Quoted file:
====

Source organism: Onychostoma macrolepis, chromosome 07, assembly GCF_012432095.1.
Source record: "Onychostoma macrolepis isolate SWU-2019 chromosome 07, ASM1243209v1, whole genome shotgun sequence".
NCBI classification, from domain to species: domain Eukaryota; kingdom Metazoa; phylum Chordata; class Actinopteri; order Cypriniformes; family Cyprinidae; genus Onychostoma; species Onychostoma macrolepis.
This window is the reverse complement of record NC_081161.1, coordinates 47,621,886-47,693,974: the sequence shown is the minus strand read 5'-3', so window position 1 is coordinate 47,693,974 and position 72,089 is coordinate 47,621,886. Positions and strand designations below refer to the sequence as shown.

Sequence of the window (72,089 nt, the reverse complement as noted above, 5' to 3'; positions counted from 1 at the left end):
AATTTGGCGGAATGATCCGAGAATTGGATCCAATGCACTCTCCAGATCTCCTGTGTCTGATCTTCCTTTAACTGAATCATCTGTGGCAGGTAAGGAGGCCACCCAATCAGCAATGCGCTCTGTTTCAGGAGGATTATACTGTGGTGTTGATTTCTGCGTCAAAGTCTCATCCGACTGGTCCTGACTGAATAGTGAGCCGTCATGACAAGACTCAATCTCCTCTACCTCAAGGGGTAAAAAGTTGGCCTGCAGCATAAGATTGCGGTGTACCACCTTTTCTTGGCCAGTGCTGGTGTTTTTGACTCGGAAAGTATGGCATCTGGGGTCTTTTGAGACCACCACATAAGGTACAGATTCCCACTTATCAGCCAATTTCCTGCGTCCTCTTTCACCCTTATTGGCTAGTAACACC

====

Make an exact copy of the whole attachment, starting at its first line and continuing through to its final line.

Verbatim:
Source organism: Onychostoma macrolepis, chromosome 07, assembly GCF_012432095.1.
Source record: "Onychostoma macrolepis isolate SWU-2019 chromosome 07, ASM1243209v1, whole genome shotgun sequence".
NCBI classification, from domain to species: domain Eukaryota; kingdom Metazoa; phylum Chordata; class Actinopteri; order Cypriniformes; family Cyprinidae; genus Onychostoma; species Onychostoma macrolepis.
This window is the reverse complement of record NC_081161.1, coordinates 47,621,886-47,693,974: the sequence shown is the minus strand read 5'-3', so window position 1 is coordinate 47,693,974 and position 72,089 is coordinate 47,621,886. Positions and strand designations below refer to the sequence as shown.

Sequence of the window (72,089 nt, the reverse complement as noted above, 5' to 3'; positions counted from 1 at the left end):
AATTTGGCGGAATGATCCGAGAATTGGATCCAATGCACTCTCCAGATCTCCTGTGTCTGATCTTCCTTTAACTGAATCATCTGTGGCAGGTAAGGAGGCCACCCAATCAGCAATGCGCTCTGTTTCAGGAGGATTATACTGTGGTGTTGATTTCTGCGTCAAAGTCTCATCCGACTGGTCCTGACTGAATAGTGAGCCGTCATGACAAGACTCAATCTCCTCTACCTCAAGGGGTAAAAAGTTGGCCTGCAGCATAAGATTGCGGTGTACCACCTTTTCTTGGCCAGTGCTGGTGTTTTTGACTCGGAAAGTATGGCATCTGGGGTCTTTTGAGACCACCACATAAGGTACAGATTCCCACTTATCAGCCAATTTCCTGCGTCCTCTTTCACCCTTATTGGCTAGTAACACC